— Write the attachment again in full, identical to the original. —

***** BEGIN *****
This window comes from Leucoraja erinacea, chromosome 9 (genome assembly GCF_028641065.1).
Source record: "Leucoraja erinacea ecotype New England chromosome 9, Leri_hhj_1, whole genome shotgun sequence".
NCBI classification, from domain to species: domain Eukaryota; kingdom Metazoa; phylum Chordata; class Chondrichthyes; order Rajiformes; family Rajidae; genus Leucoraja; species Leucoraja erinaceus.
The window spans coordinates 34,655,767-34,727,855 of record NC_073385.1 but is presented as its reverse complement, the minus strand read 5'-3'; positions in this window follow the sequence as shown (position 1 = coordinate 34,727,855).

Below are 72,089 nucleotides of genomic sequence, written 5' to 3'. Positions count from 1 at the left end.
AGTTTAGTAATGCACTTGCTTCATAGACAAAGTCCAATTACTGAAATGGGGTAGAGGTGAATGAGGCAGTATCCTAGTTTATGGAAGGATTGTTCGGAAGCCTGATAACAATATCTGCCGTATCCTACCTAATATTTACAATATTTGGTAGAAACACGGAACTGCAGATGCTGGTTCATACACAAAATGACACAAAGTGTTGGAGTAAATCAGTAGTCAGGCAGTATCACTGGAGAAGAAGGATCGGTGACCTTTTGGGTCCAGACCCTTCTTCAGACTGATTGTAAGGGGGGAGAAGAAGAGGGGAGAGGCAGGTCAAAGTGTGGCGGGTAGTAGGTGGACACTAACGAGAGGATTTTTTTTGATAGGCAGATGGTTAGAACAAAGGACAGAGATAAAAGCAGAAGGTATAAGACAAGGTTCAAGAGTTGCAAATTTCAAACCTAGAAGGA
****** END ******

This window comes from Leucoraja erinacea, chromosome 9 (genome assembly GCF_028641065.1).
Source record: "Leucoraja erinacea ecotype New England chromosome 9, Leri_hhj_1, whole genome shotgun sequence".
NCBI classification, from domain to species: domain Eukaryota; kingdom Metazoa; phylum Chordata; class Chondrichthyes; order Rajiformes; family Rajidae; genus Leucoraja; species Leucoraja erinaceus.
The window spans coordinates 34,655,767-34,727,855 of record NC_073385.1 but is presented as its reverse complement, the minus strand read 5'-3'; positions in this window follow the sequence as shown (position 1 = coordinate 34,727,855).

Below are 72,089 nucleotides of genomic sequence, written 5' to 3'. Positions count from 1 at the left end.
AGTTTAGTAATGCACTTGCTTCATAGACAAAGTCCAATTACTGAAATGGGGTAGAGGTGAATGAGGCAGTATCCTAGTTTATGGAAGGATTGTTCGGAAGCCTGATAACAATATCTGCCGTATCCTACCTAATATTTACAATATTTGGTAGAAACACGGAACTGCAGATGCTGGTTCATACACAAAATGACACAAAGTGTTGGAGTAAATCAGTAGTCAGGCAGTATCACTGGAGAAGAAGGATCGGTGACCTTTTGGGTCCAGACCCTTCTTCAGACTGATTGTAAGGGGGGAGAAGAAGAGGGGAGAGGCAGGTCAAAGTGTGGCGGGTAGTAGGTGGACACTAACGAGAGGATTTTTTTTGATAGGCAGATGGTTAGAACAAAGGACAGAGATAAAAGCAGAAGGTATAAGACAAGGTTCAAGAGTTGCAAATTTCAAACCTAGAAGGA